Everyone’s 2nd chess book 学习笔记
The 11 Most Common Mistakes of Players Rated 800-1400
1 Missing a simple tactic
2 Not looking at what your oppo-
nent is threatening
3 Not getting all pieces into play 4 Not knowing basic opening
5 Phantom fears
6 Overly worried about the value
of the pieces
7 Overly worried about positional
8 Playing too fast
9 Not looking for a better move
10 Being afraid of the opponent 11 Worrying about your ·rating
BONUS MISTAKE #1 1
- Worrying about your rating.
In the long run your rating does not go up or down because of any particular set of wins and losses, but because you got worse or, hope fully, better. If you want your rating to go up, don't worry about losing, worry about learning.
You should look at losing not as a loss of ego, but as a learning experience.
Ifevery time you lose, you learn the cause of the loss and make a positive correction for the future, you will soon be a good player.
You usually learn more from losing than from winning. This is because losing always in volvesamistakeofthemagnitude worth noting, and also because the opponents you lose to are, usually superior to the ones you beat, and thus are better able to demonstrate something worth learning.
It is worth repeating: you learn more when you lose, and getting better involves knowing more.
Therefore those that play stronger players enough to lose often, and are willing to learn from their loss es (write down your games and go overthemwithyourinstructor!...) will get better the fastest.
So next time your instructor is going over your game and tells you "that is a bad move," don't take it personally! He is trying to point out to you the kinds of mis- takes you are making so you will recognize them and, hopefully, not repeat them whenever a similar sit-
To summarize, if you want to improve you should:
- Learn more about chess through professional in structors, books, videos, computers, etc. ("theory"),
- Play as much as possible, both in number of games and in number of moves ("practice"), and
- 1. Learn from your mistakes. Record your games and go over them with a strong player to identify your mistakes so that you have less chance of repeating them. For non beginners, enter the game into a computer using the analysis mode of a strong chess program; this is the best way to spot more ad vanced tactical mistakes. ("feedback")
Often the best chessplayers are not the ones who initially make the fewest mistakes, but the ones who are able to improve by not re peating their mistakes (or at least repeating them less often) !
Developing Board Vision
Developing Board Vision to Reinforce Where the Pieces Can Move
- Pawn-taking The tutor then puts a pawn of the op posite color on the board (e.g., ifthe student has a white Rook the tutor places black pawns).
- Pawn-taking with obstacles 在有障碍物时吃兵
- Ruler force fields:
- Knight "Tours"
- Dan's Special Knight Ob stacleCourse
Developing Checkmate Vision
There is a difference between recognizing (statically) what is a checkmate and learning how to give (dynamically) a simple (Q, Q&R, 2 Q's, 2 R's, R) check- mate.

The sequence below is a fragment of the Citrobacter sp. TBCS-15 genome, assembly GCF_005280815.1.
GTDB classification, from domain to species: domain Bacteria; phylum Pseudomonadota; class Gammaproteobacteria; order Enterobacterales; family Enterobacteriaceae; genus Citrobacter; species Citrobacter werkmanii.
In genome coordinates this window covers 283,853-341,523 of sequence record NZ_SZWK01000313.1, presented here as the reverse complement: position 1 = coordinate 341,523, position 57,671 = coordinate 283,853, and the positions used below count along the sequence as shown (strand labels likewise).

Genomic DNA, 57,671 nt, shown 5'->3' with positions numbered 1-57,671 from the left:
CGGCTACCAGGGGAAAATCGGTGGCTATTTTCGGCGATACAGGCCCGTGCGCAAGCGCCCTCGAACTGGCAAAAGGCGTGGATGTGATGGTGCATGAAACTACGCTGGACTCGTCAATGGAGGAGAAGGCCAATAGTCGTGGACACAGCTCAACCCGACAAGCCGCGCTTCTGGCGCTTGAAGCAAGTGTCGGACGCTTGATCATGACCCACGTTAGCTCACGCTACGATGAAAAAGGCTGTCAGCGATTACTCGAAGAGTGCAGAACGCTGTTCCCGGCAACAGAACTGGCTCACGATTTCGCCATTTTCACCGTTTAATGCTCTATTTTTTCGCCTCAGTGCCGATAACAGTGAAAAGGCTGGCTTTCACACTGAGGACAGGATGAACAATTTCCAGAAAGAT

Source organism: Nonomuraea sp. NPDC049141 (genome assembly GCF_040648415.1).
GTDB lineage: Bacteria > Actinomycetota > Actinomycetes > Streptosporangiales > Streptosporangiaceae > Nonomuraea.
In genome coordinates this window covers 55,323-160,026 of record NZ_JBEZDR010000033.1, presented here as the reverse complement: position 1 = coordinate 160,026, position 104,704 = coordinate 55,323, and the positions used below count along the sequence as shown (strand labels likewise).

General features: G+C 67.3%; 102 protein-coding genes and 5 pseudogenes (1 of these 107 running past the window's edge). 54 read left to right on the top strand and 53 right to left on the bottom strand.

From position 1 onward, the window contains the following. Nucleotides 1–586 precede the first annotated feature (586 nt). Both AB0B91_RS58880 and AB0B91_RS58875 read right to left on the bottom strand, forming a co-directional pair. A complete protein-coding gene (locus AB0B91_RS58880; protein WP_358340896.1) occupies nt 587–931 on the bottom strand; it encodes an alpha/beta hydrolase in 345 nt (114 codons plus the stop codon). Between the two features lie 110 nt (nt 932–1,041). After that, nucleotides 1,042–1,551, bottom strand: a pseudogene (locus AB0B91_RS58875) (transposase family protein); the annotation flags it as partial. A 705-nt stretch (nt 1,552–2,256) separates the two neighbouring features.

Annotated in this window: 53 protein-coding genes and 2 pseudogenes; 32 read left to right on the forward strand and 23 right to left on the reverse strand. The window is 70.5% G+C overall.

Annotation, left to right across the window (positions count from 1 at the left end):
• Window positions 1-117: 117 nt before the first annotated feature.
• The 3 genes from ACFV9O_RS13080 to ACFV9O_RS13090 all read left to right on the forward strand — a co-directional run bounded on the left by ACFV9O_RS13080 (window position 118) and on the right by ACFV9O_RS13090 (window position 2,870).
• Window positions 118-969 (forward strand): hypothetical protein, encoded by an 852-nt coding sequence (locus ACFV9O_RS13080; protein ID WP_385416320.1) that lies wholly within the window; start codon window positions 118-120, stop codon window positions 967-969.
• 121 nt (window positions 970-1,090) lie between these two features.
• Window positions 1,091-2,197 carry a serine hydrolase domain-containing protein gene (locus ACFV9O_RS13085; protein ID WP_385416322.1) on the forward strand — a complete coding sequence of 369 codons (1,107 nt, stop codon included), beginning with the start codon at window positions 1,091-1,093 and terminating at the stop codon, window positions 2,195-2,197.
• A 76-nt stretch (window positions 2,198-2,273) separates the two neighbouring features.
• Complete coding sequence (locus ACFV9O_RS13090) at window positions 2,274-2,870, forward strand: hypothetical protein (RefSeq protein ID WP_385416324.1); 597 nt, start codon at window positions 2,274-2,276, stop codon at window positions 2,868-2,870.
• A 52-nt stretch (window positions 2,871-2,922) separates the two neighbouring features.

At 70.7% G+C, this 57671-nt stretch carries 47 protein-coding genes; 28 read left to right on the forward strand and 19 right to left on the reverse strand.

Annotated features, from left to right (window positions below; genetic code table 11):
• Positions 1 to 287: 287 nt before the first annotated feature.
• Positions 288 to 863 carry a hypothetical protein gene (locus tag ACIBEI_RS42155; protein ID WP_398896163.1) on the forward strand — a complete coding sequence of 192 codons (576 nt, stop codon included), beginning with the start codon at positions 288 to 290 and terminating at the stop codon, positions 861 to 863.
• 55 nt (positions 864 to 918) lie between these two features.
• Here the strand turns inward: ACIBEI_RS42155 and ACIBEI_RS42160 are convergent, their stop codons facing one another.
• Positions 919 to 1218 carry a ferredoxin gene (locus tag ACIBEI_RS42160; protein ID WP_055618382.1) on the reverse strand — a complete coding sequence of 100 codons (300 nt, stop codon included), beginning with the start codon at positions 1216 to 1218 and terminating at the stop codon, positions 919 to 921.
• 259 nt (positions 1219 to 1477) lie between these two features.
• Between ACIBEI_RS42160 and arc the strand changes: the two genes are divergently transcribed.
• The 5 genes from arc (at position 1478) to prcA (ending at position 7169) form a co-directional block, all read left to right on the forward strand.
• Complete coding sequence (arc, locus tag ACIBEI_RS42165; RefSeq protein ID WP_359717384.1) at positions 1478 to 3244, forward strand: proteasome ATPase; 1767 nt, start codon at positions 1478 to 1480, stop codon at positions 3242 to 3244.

Developing the Ability to Count Material on Potential Exchanges
- whenapieceisbeingattacked and can be taken for free, and
- evaluating potential exchanges t o determine i f they come out ahead, behind, or even (I call an exchange that comes out even "a fair trade")
As a ROUGH guide, consider Knights and Bishops as worth
about 3Pawns (not 3 points!), Rooks 5 Pawns, and Queens 9. Pawns, ofcourse, are worth 1. We
will use these values in the count-
Developing Tactical Board Vision Based Upon Rating
In a sense, any book on tactics is trying to help a student develop tactical "vision."
We can separate tactical knowledge into two admit tedly not independent parts:
- those patterns which contain a tactic, and
- The knowledge of tactical motifs and how to analyze them to see if there is a satisfactory "com bination."
400-600: (Low Level 4)
Focuses almost exclusively on his ownpieces; usually doesn't consider opponent s possibilities.
PLAN: This is the level most move. Getting these players to people see in youngsters (espe- slow down is also a major chal cially ages 6-8) who say "they lenge. Players at this level should
can play chess." Because of the way that the brain develops, many youngsters younger than age eight seem to have difficulty under- standing that there are two players in every game and both are equally important!
Board Vision and Beginner's Guidelines
- Think and take your time: This is the granddaddy ofall chess maxims.
- Think with your head, not with your hands
- Before you move, visu alize your possible moves and make sure ALL your pieces are safe; conversely, look at your opponent's position-if one or more of his/her pieces are not safe, you might strongly consider taking them!
- Ifyou see a good move, look for a better one!
- You can't play what you don't see-Until you develop the board vision or the patience to look for all reasonable moves and replies, it is impossible to decide which one is best.